Acton Institute Powerblog

Interventions Target People, Not Robots

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Shankar Vedantam on the problems of “social” governmental intervention, including increased moral hazard (HT: Arts and Letters Daily):

While it seems like common sense to pump money into an economy that is pulling the bedcovers over its head, the problem with most social interventions is that they target not robots and machines but human beings — who regularly respond to interventions in contrarian, paradoxical and unpredictable ways.

Too true. So much for homo economicus. I might also add that the unpredictability, or should I say spontaneity, of human reactions in all kinds of situations is pretty strong evidence for the reality of free choice and against mechanical determinism.

Jordan J. Ballor Jordan J. Ballor (Dr. theol., University of Zurich; Ph.D., Calvin Theological Seminary) is a senior research fellow and director of publishing at the Acton Institute for the Study of Religion & Liberty. He is also a postdoctoral researcher in theology and economics at the VU University Amsterdam as part of the "What Good Markets Are Good For" project. He is author of Get Your Hands Dirty: Essays on Christian Social Thought (and Action) (Wipf & Stock, 2013), Covenant, Causality, and Law: A Study in the Theology of Wolfgang Musculus (Vandenhoeck & Ruprecht, 2012) and Ecumenical Babel: Confusing Economic Ideology and the Church's Social Witness (Christian's Library Press, 2010), as well as editor of numerous works, including Abraham Kuyper Collected Works in Public Theology. Jordan is also associate director of the Junius Institute for Digital Reformation Research at Calvin Theological Seminary.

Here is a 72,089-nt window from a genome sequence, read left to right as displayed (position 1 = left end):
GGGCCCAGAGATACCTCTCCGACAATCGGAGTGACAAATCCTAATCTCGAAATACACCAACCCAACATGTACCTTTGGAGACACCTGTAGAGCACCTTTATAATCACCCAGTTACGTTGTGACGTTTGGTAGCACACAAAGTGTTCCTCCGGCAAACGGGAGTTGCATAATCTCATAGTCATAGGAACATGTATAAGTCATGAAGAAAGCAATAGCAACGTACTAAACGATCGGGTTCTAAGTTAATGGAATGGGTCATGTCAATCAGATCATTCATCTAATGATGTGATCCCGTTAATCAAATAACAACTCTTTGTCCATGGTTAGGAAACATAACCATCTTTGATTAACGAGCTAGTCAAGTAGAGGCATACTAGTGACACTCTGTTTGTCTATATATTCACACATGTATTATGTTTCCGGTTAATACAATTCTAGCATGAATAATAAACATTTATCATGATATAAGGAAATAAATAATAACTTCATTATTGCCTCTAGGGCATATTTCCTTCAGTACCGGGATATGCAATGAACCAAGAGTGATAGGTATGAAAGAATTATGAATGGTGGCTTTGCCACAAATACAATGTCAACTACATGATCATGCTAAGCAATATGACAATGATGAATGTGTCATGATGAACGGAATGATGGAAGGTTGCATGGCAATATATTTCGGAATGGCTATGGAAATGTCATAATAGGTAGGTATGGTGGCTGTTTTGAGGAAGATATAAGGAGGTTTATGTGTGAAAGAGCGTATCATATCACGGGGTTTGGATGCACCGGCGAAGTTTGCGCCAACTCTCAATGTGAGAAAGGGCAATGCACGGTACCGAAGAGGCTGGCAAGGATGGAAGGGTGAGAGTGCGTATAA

Comments

  • While it’s true that not all details of human behavior are predictable, this much is certain:
    *incentives matter*.

    This is also true of risk.
    Thus, if one change reduces risk (airbags, helmets), it is likely other, more risky behavior will compensate, so that the total risk profile is changed less than expected by the single variable introduced.

    The moral hazard of big-company bailouts, from Long Term Capital Management bailout through Bear Stearns, has meant that big companies make MORE risky bets, where they get all the benefits of a win, but the taxpayer / inflation sufferer pays the price when they lose.
    That is NOT free market, nor moral, nor good in the long term.